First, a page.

L'Ombre de l'Olivier

The Shadow of the Olive Tree

being the maunderings of an Englishman on the Côte d'Azur

08 October 2007 Blog Home : October 2007 : Permalink

US Taxes and Health Insurance

In the US there is lots of lefty handwringing about how President Bush vetoed an extension to the SCHIP legislation that is supposed to extend healthcare insurance to "poor" children. A good example is this Think Progress post where the program is defended by NJ Governor Corzine. In it we learn that in New Jersey children can get coverage if the family has an income of 250% of the federal poverty line. We also learn that adults get covered if they earn less than 133% of the federal poverty line and we are told that this figure works out as $27,000. By simple calculation ($27,000/1.33) we learn that the povery line is just over $20,000 which means that 250% of it is about $50,000.

Coincidentally(?) Instapundit links to a blog piece about who pays how much federal tax(PDF). The quote the blog article is interested in is that the top 1% of taxpayers pay 39.x% of all federal tax and the bottom 95% pay 40.y% of all federal tax. This is interesting but I found some other interesting details in the report.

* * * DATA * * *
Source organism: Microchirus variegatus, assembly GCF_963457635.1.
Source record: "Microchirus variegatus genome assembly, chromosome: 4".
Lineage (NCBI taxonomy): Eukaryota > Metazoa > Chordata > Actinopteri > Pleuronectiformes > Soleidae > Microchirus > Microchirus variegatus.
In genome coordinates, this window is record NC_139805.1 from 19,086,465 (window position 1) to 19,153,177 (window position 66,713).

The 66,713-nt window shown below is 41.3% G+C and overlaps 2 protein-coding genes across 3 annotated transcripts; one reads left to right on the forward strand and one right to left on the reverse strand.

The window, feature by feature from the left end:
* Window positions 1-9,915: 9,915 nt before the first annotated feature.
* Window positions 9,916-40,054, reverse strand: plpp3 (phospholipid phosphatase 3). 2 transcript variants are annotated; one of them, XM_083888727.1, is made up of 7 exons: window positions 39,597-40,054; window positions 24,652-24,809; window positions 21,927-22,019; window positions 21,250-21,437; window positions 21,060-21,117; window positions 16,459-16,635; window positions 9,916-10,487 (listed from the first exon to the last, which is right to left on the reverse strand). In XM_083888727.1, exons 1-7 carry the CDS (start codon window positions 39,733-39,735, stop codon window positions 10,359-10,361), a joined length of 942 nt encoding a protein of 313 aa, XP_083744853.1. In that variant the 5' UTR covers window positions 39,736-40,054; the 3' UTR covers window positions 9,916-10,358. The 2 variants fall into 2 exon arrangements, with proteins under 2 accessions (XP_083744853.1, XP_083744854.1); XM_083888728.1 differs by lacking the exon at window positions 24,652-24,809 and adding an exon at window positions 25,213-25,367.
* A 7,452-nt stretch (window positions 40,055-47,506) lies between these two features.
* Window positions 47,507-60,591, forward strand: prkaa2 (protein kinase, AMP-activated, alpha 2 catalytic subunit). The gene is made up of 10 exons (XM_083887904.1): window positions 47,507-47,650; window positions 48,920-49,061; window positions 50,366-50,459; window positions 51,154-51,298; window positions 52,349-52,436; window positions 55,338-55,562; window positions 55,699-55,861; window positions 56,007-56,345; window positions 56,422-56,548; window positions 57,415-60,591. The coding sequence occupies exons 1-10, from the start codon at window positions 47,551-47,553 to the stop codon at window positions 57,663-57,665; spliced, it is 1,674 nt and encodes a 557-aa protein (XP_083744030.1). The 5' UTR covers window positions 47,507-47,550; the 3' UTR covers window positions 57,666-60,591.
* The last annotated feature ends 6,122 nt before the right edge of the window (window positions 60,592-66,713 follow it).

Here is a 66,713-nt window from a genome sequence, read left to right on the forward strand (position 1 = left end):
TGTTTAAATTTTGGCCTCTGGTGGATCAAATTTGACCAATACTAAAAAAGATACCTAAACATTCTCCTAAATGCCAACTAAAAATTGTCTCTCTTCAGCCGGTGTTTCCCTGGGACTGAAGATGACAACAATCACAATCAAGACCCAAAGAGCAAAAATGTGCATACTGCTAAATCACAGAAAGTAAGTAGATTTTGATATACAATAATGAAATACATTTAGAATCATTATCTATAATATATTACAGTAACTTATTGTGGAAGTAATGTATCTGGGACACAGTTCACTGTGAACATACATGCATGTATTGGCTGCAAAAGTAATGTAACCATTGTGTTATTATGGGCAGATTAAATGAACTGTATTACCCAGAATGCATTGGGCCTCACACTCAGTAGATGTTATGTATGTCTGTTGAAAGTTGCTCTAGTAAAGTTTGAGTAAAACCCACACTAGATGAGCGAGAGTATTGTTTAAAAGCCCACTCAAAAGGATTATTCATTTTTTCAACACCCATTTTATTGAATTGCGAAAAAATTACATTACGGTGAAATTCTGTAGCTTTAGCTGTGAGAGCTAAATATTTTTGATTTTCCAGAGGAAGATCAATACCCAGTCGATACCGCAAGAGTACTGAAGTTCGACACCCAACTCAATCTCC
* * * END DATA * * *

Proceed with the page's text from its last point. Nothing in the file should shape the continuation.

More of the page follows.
The median income for federal income tax in 2005 turns out to be $30,881. The boundary between the top 25% and the rest is $62,068. We don't know what these income boundaries are going to be for 2007 but it seems unlikely to me that they will have increased more than 10%.

Going on Gov Corzine'd defence of SCHIP children from well over 50% of all families (I guess about 66%) would be eligable for SCHIP support (i..e. government health insurance) and close to 50% of all adults would too. It is worth noting that the lower 50% of taxpayers contribute a mere 3% of federal tax revenues at an average rate of 3% of gross income. The top 25-50% of taxpayers pay 11% of all taxes at a rate of no more than 7%.

I understand the idea of progressive taxation and the socialist idea of wealth transfer but usually we don't consider passing wealth from the top 1% to the top 25-50% which is what the revised SCHIP appears to be proposing.